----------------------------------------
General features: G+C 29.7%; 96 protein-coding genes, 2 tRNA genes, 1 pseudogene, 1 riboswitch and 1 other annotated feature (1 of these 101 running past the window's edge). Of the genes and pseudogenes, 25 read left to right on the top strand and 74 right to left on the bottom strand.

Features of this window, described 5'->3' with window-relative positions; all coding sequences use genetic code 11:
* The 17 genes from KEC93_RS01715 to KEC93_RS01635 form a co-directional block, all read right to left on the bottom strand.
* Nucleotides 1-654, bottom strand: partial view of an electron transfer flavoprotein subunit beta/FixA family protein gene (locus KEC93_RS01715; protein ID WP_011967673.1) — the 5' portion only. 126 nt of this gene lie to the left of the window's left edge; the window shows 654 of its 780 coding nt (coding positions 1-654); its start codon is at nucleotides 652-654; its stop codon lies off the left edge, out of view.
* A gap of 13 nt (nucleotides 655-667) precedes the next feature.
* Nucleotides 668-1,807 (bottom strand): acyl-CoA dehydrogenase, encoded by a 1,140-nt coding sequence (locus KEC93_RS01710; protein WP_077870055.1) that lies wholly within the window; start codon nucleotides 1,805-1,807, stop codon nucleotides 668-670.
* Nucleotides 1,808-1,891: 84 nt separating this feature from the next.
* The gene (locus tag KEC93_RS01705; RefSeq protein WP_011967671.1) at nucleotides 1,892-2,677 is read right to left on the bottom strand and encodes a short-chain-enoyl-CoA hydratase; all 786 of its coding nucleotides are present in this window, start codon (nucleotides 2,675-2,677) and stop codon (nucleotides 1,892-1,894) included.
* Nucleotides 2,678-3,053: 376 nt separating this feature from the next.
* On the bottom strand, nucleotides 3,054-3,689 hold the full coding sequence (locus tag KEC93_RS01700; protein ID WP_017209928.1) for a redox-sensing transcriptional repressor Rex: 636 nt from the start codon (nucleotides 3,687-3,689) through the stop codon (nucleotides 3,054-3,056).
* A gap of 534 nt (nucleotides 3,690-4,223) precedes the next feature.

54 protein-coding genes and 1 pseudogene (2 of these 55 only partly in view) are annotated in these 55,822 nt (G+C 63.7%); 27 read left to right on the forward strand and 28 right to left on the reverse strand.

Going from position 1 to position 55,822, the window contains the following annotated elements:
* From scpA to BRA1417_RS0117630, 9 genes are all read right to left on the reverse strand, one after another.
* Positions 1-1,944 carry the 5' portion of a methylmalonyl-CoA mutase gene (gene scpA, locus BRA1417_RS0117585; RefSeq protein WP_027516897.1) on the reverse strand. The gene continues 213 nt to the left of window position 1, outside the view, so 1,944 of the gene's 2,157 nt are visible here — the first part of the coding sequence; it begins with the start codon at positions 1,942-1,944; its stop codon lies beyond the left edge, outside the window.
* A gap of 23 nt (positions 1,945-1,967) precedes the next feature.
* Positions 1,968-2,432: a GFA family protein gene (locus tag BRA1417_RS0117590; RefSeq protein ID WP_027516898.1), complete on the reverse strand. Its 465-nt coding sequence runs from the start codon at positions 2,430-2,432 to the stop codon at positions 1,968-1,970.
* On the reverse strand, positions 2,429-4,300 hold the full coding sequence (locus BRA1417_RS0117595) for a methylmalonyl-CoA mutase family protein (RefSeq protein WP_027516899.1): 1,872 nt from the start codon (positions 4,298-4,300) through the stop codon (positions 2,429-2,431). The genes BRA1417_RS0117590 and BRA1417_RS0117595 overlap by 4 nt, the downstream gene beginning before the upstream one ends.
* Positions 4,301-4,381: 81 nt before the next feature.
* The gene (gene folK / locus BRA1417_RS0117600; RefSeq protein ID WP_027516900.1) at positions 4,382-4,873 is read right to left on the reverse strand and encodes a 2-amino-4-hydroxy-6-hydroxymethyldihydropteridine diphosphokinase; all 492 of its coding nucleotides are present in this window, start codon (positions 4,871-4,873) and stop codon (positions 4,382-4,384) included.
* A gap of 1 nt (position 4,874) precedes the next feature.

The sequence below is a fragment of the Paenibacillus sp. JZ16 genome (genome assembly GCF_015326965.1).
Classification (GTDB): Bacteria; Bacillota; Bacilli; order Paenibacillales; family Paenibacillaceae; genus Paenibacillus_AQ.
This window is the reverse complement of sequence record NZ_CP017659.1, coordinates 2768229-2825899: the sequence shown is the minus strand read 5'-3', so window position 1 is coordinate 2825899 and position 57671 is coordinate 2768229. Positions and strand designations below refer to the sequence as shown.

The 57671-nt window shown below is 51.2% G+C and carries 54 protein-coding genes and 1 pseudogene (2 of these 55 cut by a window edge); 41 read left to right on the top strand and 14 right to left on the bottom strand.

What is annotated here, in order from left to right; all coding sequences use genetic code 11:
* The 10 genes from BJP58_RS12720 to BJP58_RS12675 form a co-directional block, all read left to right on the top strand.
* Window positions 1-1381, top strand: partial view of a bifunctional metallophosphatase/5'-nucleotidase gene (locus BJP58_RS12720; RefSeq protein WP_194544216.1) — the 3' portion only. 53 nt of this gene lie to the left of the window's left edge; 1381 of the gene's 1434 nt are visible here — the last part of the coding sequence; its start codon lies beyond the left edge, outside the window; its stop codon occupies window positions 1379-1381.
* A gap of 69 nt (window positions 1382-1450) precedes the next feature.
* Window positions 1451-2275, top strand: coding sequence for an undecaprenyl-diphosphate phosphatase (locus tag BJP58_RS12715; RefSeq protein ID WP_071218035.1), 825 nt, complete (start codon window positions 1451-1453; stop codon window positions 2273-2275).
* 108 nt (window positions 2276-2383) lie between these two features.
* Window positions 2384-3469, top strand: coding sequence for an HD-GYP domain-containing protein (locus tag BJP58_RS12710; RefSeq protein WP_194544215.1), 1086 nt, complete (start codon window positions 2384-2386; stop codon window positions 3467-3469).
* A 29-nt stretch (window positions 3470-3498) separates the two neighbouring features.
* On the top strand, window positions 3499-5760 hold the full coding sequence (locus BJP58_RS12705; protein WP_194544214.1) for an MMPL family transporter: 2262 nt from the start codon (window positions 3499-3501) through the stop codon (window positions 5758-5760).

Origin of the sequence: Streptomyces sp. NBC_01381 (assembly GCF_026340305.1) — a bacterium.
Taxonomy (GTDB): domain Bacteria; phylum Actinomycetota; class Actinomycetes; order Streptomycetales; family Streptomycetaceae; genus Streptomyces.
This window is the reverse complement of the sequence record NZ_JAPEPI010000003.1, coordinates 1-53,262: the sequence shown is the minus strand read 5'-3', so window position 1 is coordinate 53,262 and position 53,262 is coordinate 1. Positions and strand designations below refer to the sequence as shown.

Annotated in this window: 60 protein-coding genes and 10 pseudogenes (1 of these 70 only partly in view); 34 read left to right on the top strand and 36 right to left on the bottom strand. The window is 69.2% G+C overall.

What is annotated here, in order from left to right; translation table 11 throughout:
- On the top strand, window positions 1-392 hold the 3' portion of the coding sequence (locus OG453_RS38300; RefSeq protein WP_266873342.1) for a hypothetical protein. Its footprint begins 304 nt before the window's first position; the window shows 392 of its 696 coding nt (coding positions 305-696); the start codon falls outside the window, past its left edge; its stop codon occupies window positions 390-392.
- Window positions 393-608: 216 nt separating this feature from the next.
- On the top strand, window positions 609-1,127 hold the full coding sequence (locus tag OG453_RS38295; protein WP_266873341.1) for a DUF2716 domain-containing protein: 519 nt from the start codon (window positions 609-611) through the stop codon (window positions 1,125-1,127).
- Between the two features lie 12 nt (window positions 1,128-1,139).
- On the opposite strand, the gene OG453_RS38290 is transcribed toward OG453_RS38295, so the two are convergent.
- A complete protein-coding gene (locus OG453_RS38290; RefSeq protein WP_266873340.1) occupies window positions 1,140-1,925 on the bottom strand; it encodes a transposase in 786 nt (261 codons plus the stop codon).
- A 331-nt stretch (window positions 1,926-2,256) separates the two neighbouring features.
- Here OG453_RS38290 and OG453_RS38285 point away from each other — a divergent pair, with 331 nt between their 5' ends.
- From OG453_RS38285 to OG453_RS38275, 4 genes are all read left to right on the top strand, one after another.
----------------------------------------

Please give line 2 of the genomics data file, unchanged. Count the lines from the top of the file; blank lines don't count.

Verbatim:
Features of this window, described 5'->3' with window-relative positions; all coding sequences use genetic code 11: